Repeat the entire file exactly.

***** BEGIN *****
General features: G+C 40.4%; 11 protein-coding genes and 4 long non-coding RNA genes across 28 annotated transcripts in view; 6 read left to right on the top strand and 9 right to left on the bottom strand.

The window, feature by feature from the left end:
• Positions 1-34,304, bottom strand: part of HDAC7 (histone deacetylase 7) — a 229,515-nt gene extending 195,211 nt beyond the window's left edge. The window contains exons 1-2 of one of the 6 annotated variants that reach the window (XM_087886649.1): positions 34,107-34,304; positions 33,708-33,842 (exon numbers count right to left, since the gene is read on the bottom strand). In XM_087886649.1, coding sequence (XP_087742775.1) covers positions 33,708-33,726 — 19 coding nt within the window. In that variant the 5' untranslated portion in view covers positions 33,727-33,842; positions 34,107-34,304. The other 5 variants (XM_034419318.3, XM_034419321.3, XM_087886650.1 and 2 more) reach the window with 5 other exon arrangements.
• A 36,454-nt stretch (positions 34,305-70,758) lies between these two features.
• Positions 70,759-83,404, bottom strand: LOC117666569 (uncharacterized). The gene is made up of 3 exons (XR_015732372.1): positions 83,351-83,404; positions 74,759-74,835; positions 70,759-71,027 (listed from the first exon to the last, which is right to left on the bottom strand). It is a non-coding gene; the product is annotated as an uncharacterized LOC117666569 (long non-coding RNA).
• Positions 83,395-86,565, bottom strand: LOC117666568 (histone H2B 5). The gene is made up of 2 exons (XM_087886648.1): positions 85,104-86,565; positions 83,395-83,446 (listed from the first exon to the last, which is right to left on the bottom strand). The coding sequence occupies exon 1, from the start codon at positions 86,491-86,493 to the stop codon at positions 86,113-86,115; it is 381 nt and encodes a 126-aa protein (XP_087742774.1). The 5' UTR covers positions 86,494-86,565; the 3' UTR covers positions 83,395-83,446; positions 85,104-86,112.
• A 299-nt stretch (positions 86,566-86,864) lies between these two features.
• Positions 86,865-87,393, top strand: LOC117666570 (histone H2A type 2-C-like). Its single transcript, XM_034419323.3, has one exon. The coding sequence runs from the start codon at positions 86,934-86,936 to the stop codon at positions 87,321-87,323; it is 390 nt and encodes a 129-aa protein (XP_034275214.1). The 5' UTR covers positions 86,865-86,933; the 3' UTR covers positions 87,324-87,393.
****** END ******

General features: G+C 40.4%; 11 protein-coding genes and 4 long non-coding RNA genes across 28 annotated transcripts in view; 6 read left to right on the top strand and 9 right to left on the bottom strand.

The window, feature by feature from the left end:
• Positions 1-34,304, bottom strand: part of HDAC7 (histone deacetylase 7) — a 229,515-nt gene extending 195,211 nt beyond the window's left edge. The window contains exons 1-2 of one of the 6 annotated variants that reach the window (XM_087886649.1): positions 34,107-34,304; positions 33,708-33,842 (exon numbers count right to left, since the gene is read on the bottom strand). In XM_087886649.1, coding sequence (XP_087742775.1) covers positions 33,708-33,726 — 19 coding nt within the window. In that variant the 5' untranslated portion in view covers positions 33,727-33,842; positions 34,107-34,304. The other 5 variants (XM_034419318.3, XM_034419321.3, XM_087886650.1 and 2 more) reach the window with 5 other exon arrangements.
• A 36,454-nt stretch (positions 34,305-70,758) lies between these two features.
• Positions 70,759-83,404, bottom strand: LOC117666569 (uncharacterized). The gene is made up of 3 exons (XR_015732372.1): positions 83,351-83,404; positions 74,759-74,835; positions 70,759-71,027 (listed from the first exon to the last, which is right to left on the bottom strand). It is a non-coding gene; the product is annotated as an uncharacterized LOC117666569 (long non-coding RNA).
• Positions 83,395-86,565, bottom strand: LOC117666568 (histone H2B 5). The gene is made up of 2 exons (XM_087886648.1): positions 85,104-86,565; positions 83,395-83,446 (listed from the first exon to the last, which is right to left on the bottom strand). The coding sequence occupies exon 1, from the start codon at positions 86,491-86,493 to the stop codon at positions 86,113-86,115; it is 381 nt and encodes a 126-aa protein (XP_087742774.1). The 5' UTR covers positions 86,494-86,565; the 3' UTR covers positions 83,395-83,446; positions 85,104-86,112.
• A 299-nt stretch (positions 86,566-86,864) lies between these two features.
• Positions 86,865-87,393, top strand: LOC117666570 (histone H2A type 2-C-like). Its single transcript, XM_034419323.3, has one exon. The coding sequence runs from the start codon at positions 86,934-86,936 to the stop codon at positions 87,321-87,323; it is 390 nt and encodes a 129-aa protein (XP_034275214.1). The 5' UTR covers positions 86,865-86,933; the 3' UTR covers positions 87,324-87,393.